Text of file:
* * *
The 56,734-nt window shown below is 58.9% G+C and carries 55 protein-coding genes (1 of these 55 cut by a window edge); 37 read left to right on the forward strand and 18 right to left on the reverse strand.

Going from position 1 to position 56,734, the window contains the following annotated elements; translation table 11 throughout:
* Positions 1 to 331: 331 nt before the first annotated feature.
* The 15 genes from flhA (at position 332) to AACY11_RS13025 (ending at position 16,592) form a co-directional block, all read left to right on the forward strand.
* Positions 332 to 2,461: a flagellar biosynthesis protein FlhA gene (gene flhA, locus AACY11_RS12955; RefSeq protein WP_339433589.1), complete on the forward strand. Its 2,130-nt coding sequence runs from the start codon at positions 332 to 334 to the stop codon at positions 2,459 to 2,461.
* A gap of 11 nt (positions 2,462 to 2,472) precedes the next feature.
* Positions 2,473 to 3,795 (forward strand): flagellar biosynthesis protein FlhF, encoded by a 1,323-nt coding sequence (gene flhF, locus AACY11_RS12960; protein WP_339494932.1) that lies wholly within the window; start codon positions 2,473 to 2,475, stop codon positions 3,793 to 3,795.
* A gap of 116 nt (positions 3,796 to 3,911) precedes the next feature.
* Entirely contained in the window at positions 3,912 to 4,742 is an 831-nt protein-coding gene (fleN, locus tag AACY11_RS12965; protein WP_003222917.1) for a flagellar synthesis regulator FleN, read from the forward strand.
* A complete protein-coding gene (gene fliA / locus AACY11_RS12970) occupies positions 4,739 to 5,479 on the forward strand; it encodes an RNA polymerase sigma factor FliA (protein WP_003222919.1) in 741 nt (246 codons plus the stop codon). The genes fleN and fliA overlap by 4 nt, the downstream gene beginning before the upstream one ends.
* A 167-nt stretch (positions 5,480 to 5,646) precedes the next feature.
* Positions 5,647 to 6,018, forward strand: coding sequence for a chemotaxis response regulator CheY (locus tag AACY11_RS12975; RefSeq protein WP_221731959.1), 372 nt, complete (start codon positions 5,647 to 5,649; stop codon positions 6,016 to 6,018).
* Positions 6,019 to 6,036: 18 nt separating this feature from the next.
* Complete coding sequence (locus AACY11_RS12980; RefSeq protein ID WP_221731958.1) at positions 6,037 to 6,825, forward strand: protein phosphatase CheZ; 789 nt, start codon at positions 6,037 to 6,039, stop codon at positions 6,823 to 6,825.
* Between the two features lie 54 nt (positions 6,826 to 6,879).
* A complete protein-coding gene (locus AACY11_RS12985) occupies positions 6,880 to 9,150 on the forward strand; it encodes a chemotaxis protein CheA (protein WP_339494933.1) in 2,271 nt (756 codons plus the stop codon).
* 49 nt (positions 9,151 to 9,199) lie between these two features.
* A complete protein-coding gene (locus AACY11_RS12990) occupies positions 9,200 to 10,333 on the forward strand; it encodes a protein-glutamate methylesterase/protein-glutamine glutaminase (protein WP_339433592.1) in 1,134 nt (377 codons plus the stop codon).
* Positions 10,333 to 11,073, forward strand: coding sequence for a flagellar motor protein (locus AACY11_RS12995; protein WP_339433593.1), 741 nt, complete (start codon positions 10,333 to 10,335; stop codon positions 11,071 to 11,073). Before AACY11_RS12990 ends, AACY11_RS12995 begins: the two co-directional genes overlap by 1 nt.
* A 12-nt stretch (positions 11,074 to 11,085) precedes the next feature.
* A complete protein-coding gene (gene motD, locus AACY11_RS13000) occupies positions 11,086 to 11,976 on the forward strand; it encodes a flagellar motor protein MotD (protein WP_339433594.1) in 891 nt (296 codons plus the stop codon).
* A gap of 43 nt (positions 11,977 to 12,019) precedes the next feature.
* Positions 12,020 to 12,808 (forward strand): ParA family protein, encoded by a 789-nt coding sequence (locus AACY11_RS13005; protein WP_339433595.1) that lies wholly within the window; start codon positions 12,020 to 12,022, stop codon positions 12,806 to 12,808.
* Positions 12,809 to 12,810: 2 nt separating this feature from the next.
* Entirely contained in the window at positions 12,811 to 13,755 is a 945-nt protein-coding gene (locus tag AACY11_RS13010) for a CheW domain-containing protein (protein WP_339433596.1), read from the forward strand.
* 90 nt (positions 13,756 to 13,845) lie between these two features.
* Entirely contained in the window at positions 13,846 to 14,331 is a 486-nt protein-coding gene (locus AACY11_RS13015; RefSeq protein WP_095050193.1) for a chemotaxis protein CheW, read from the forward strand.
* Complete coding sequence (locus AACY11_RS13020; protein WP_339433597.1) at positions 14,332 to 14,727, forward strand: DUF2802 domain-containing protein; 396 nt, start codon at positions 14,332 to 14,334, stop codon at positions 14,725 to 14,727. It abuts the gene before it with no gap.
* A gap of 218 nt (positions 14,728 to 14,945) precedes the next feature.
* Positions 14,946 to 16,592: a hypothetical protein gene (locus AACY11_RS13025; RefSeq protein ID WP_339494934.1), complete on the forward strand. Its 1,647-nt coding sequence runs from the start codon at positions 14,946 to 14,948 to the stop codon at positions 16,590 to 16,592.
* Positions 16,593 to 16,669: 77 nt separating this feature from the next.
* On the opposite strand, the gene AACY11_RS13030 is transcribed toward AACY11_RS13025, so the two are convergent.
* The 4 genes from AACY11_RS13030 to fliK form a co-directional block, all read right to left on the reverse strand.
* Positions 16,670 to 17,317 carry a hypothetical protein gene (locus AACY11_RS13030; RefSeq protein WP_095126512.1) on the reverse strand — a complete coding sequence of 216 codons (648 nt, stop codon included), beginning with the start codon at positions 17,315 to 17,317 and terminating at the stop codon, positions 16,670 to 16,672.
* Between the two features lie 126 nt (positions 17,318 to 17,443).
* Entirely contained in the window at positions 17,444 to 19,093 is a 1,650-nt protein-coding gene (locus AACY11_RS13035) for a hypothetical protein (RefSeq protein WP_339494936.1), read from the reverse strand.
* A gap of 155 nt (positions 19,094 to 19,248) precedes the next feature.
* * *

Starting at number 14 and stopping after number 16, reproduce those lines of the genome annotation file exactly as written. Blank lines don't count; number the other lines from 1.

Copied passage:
* Complete coding sequence (locus AACY11_RS12980; RefSeq protein ID WP_221731958.1) at positions 6,037 to 6,825, forward strand: protein phosphatase CheZ; 789 nt, start codon at positions 6,037 to 6,039, stop codon at positions 6,823 to 6,825.
* Between the two features lie 54 nt (positions 6,826 to 6,879).
* A complete protein-coding gene (locus AACY11_RS12985) occupies positions 6,880 to 9,150 on the forward strand; it encodes a chemotaxis protein CheA (protein WP_339494933.1) in 2,271 nt (756 codons plus the stop codon).